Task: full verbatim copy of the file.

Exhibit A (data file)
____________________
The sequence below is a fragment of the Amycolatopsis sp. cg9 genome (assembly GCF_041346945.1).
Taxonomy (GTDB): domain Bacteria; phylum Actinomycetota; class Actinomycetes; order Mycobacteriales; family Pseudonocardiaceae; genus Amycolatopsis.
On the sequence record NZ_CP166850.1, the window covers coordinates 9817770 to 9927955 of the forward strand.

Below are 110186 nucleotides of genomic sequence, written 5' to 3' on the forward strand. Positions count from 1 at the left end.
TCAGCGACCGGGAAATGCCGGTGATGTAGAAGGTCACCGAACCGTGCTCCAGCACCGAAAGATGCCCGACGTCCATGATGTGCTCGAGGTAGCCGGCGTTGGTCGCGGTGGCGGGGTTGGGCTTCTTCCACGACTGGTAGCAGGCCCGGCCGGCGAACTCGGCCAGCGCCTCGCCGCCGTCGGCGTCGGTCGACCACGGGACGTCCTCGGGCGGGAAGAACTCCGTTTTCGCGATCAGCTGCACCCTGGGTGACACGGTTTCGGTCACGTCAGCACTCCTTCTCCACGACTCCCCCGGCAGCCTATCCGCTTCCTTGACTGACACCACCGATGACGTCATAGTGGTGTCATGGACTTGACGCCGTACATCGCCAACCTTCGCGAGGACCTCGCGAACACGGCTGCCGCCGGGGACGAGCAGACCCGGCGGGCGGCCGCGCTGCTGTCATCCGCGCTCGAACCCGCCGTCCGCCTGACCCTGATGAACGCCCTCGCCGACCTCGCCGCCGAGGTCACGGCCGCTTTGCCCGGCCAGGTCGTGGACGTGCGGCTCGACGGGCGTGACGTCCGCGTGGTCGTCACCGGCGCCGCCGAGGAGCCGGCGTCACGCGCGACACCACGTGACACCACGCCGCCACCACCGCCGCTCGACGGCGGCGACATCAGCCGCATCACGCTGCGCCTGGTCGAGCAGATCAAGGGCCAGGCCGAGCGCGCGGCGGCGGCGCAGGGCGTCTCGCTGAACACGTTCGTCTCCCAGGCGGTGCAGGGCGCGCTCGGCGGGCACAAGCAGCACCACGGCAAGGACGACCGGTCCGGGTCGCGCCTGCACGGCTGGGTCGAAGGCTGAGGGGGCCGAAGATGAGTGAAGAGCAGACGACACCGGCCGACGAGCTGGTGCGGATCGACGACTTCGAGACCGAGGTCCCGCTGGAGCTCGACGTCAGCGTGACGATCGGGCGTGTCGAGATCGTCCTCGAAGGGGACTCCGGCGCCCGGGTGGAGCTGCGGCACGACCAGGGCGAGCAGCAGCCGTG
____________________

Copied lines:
The sequence below is a fragment of the Amycolatopsis sp. cg9 genome (assembly GCF_041346945.1).
Taxonomy (GTDB): domain Bacteria; phylum Actinomycetota; class Actinomycetes; order Mycobacteriales; family Pseudonocardiaceae; genus Amycolatopsis.
On the sequence record NZ_CP166850.1, the window covers coordinates 9817770 to 9927955 of the forward strand.

Below are 110186 nucleotides of genomic sequence, written 5' to 3' on the forward strand. Positions count from 1 at the left end.
TCAGCGACCGGGAAATGCCGGTGATGTAGAAGGTCACCGAACCGTGCTCCAGCACCGAAAGATGCCCGACGTCCATGATGTGCTCGAGGTAGCCGGCGTTGGTCGCGGTGGCGGGGTTGGGCTTCTTCCACGACTGGTAGCAGGCCCGGCCGGCGAACTCGGCCAGCGCCTCGCCGCCGTCGGCGTCGGTCGACCACGGGACGTCCTCGGGCGGGAAGAACTCCGTTTTCGCGATCAGCTGCACCCTGGGTGACACGGTTTCGGTCACGTCAGCACTCCTTCTCCACGACTCCCCCGGCAGCCTATCCGCTTCCTTGACTGACACCACCGATGACGTCATAGTGGTGTCATGGACTTGACGCCGTACATCGCCAACCTTCGCGAGGACCTCGCGAACACGGCTGCCGCCGGGGACGAGCAGACCCGGCGGGCGGCCGCGCTGCTGTCATCCGCGCTCGAACCCGCCGTCCGCCTGACCCTGATGAACGCCCTCGCCGACCTCGCCGCCGAGGTCACGGCCGCTTTGCCCGGCCAGGTCGTGGACGTGCGGCTCGACGGGCGTGACGTCCGCGTGGTCGTCACCGGCGCCGCCGAGGAGCCGGCGTCACGCGCGACACCACGTGACACCACGCCGCCACCACCGCCGCTCGACGGCGGCGACATCAGCCGCATCACGCTGCGCCTGGTCGAGCAGATCAAGGGCCAGGCCGAGCGCGCGGCGGCGGCGCAGGGCGTCTCGCTGAACACGTTCGTCTCCCAGGCGGTGCAGGGCGCGCTCGGCGGGCACAAGCAGCACCACGGCAAGGACGACCGGTCCGGGTCGCGCCTGCACGGCTGGGTCGAAGGCTGAGGGGGCCGAAGATGAGTGAAGAGCAGACGACACCGGCCGACGAGCTGGTGCGGATCGACGACTTCGAGACCGAGGTCCCGCTGGAGCTCGACGTCAGCGTGACGATCGGGCGTGTCGAGATCGTCCTCGAAGGGGACTCCGGCGCCCGGGTGGAGCTGCGGCACGACCAGGGCGAGCAGCAGCCGTG